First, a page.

He said Petronas offered a lower price than other bidders, including PTT.
"There is no reason to put off the plan, because the low price of LNG means Thais will benefit from lower power tariffs," Mr Sirichai said. "We question why the government does not open the LNG market to free competition. The LNG price in Thailand would be lower than what PTT is charging, as LNG producers lock in higher prices in their long-term purchase contracts with PTT."
He said that while the spot prices are very low, the global LNG situation can change fast, like the crude oil market.
Mr Sirichai said many energy research houses also forecast LNG demand to exceed supply in the next five years and the prices will also rise, so it will impact consumers.
"They cannot guarantee that spot prices will stay lower than the long-term contract, so the cancellation will mean we lose the chance to buy at a low price," he said.
A source from the energy sector said gas demand in Thailand has been sluggish for the past three years, which is why the government is concerned about the 1.5-million-tonne gas import.
"The country's economy is slowing down, so gas demand is expected to stay flat while IPS projects are gradually increasing, as well as the advent of renewable power projects," the source said.
Thailand's power generation is dominated by natural gas (58%), while other fuels include coal (17%), renewable resources (13%) and oil (1%). The rest is imported from Laos.
The source said Thailand has failed to diversify its fuel mix for power generation by focusing on clean coal and nuclear power over the last 20 years, but natural gas dominates the system.
The government has prepared for more than five years to create new players in the country's LNG market, apart from PTT. This preparation will support the future depletion of natural gas resources in the Gulf of Thailand. LNG will be the future fuel to be replaced.
The ministry has selected Mr Kulit to be the board chairman of Egat. The move will be proposed to the cabinet tomorrow for approval, according to Mr Sontirat.
The new Egat chairman will carry out the planned revision of the Egat Act of 1968 to allow Egat to re-export and sell LNG. The law allows Egat only to import to feed gas-fired power plants.
"The act cannot proceed without the chairman, who will make a decision," Mr Sontirat said. "The ministry will use all it capabilities to overcome these obstacles to lift up the country's LNG market, as Thailand is now ready with gas infrastructure, human resources, knowledge and supply chains."
Moreover, many agencies will work together to liberalise the LNG market by easing any regulations to facilitate the future trading business with both long-term contracts and purchasing orders in spot markets.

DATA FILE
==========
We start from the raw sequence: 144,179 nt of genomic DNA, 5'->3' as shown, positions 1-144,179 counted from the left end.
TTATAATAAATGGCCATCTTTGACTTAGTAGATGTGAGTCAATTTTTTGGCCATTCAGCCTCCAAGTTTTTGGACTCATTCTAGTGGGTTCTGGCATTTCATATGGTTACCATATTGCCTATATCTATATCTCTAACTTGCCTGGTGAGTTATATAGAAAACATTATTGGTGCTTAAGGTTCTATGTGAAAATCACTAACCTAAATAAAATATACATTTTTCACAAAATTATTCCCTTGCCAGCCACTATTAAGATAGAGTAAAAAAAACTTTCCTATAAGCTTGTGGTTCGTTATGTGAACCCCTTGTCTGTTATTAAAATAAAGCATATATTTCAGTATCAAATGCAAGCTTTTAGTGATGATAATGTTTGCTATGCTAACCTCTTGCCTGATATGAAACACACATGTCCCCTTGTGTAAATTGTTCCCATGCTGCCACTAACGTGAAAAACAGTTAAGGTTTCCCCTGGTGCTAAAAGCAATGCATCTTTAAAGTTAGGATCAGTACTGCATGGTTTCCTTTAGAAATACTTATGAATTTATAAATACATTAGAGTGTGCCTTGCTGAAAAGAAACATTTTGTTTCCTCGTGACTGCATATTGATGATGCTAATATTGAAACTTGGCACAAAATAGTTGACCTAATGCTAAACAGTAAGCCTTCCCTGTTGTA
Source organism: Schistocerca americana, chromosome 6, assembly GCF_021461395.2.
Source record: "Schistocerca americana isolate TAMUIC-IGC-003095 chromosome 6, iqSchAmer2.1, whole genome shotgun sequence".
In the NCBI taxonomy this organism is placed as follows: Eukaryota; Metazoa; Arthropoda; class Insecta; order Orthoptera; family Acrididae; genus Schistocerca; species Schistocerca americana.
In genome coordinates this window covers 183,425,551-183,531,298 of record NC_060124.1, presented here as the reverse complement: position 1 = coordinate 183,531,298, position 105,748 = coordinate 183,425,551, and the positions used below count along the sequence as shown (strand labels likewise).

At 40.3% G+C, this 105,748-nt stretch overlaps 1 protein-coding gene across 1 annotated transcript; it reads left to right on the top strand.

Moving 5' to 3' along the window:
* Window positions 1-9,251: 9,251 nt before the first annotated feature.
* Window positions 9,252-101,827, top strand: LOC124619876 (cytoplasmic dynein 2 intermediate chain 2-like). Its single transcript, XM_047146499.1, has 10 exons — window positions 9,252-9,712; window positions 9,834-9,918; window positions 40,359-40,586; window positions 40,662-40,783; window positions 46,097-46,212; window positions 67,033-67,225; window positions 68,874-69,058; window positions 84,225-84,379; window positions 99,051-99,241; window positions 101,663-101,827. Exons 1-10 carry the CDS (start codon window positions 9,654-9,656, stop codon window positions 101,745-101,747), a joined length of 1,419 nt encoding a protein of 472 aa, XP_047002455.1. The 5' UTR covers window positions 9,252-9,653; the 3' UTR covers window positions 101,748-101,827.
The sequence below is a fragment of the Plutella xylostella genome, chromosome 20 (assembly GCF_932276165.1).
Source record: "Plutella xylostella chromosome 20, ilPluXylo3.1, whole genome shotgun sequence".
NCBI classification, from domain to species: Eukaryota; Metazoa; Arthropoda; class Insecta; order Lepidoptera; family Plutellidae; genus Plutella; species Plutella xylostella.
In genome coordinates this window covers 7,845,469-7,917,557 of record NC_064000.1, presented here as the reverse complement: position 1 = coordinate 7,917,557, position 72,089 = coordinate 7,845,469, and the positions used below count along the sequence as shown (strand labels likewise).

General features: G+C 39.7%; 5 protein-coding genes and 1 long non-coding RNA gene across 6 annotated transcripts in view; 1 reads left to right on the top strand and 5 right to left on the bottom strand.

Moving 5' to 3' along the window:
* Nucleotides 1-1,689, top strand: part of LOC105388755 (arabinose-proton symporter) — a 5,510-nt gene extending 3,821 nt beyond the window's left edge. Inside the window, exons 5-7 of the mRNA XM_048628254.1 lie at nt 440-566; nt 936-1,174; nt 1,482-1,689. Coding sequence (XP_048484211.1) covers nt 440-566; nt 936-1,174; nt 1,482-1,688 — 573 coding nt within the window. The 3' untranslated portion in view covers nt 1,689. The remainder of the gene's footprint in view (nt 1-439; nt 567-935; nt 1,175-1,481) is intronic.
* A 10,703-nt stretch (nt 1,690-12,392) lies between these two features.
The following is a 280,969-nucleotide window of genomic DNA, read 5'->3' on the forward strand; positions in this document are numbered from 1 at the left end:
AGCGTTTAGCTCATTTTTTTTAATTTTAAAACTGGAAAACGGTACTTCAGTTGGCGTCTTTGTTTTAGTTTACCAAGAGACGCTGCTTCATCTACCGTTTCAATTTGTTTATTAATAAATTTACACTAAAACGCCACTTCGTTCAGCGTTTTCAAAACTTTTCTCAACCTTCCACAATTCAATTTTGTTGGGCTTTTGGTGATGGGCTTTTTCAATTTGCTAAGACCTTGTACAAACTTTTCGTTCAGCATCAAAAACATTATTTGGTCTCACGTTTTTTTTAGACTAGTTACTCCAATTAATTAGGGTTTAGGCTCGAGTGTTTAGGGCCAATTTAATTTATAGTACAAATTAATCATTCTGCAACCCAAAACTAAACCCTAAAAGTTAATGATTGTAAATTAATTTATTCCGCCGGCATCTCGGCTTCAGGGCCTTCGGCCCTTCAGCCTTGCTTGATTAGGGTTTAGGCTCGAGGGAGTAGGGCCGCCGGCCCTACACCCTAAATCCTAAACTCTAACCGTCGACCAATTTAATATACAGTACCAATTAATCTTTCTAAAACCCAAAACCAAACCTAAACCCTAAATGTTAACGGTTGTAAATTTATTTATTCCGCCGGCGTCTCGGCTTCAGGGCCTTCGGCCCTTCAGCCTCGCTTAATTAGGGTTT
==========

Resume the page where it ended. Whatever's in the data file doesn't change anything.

Mr Kulit said the law will be amended in 2020 to allow Egat to trade LNG.
Manoon Siriwan, an energy expert, said revision of the Egat Act is the right solution amid the fast-changing situation in the gas market.
Thailand can be developed as an LNG hub because gas imports under the national gas plan of 2015 will rise to 30 million tonnes in 2035 from 4-5 million tonnes in 2019.
"Opening up for new gas players to enter the LNG supply chain will benefit all stakeholders," Mr Manoon said.
Patana Sangsriroujana, Egat's deputy governor for policy and planning, said the authority can reduce the volume of gas purchases under the dropped agreement because each shipment allows from 800,000 to 1.5 million tonnes.
"The 'take or pay' issue can be avoided by reducing the shipment volume," he said. "There is no worry."
Preeyanart Soontornwata, president of B.Grimm Power Plc, said the company wanted to participate in the LNG trade business after the third-party access method was introduced five years ago.
But B.Grimm looked to Vietnam instead for its future LNG trade operations, she said.
"B.Grimm is studying the feasibility of gas business in Vietnam, and the conclusion will be reached in 2020," Ms Preeyanart said.
Moreover, PTT Tank Terminal and Gulf Energy Development Plc have formed a joint venture with registered capital of 3.5 billion baht. The new company, Gulf MTP LNG Terminal, was selected as the winning bidder for the third phase of Map Ta Phut seaport, worth 55.4 billion baht, on 1,000 rai.
Gulf has a 70% stake in Gulf MTP LNG Terminal, while PTT owns the remainder.
The third-phase seaport in Rayong is planned to be the LNG shipment hub in Southeast Asia. The Industrial Estate Authority of Thailand is the seaport's owner.
This development project is also the latest movement in the third-party access method for the utilisation of LNG facilities in Rayong.
LNG shipment and storage at the receiving terminal will surge from just 5 million tonnes to 10.8 million under the 30-year operation.